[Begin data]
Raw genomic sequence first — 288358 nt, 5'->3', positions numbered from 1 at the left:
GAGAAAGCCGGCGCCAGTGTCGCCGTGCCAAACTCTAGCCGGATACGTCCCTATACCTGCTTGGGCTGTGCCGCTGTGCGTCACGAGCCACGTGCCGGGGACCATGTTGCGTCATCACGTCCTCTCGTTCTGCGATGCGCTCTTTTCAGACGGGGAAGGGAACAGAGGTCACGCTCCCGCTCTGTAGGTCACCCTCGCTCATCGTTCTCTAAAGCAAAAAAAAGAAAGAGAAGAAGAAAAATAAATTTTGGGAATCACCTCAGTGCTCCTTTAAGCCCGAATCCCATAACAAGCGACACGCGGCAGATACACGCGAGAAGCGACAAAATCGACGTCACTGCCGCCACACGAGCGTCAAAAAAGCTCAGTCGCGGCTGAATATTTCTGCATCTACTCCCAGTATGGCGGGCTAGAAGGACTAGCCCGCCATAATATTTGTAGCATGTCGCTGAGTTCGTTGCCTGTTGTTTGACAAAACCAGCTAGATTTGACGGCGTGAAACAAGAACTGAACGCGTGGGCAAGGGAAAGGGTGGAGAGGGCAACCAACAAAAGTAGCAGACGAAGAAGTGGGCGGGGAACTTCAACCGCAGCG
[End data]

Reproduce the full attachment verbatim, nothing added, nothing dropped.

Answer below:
Raw genomic sequence first — 288358 nt, 5'->3', positions numbered from 1 at the left:
GAGAAAGCCGGCGCCAGTGTCGCCGTGCCAAACTCTAGCCGGATACGTCCCTATACCTGCTTGGGCTGTGCCGCTGTGCGTCACGAGCCACGTGCCGGGGACCATGTTGCGTCATCACGTCCTCTCGTTCTGCGATGCGCTCTTTTCAGACGGGGAAGGGAACAGAGGTCACGCTCCCGCTCTGTAGGTCACCCTCGCTCATCGTTCTCTAAAGCAAAAAAAAGAAAGAGAAGAAGAAAAATAAATTTTGGGAATCACCTCAGTGCTCCTTTAAGCCCGAATCCCATAACAAGCGACACGCGGCAGATACACGCGAGAAGCGACAAAATCGACGTCACTGCCGCCACACGAGCGTCAAAAAAGCTCAGTCGCGGCTGAATATTTCTGCATCTACTCCCAGTATGGCGGGCTAGAAGGACTAGCCCGCCATAATATTTGTAGCATGTCGCTGAGTTCGTTGCCTGTTGTTTGACAAAACCAGCTAGATTTGACGGCGTGAAACAAGAACTGAACGCGTGGGCAAGGGAAAGGGTGGAGAGGGCAACCAACAAAAGTAGCAGACGAAGAAGTGGGCGGGGAACTTCAACCGCAGCG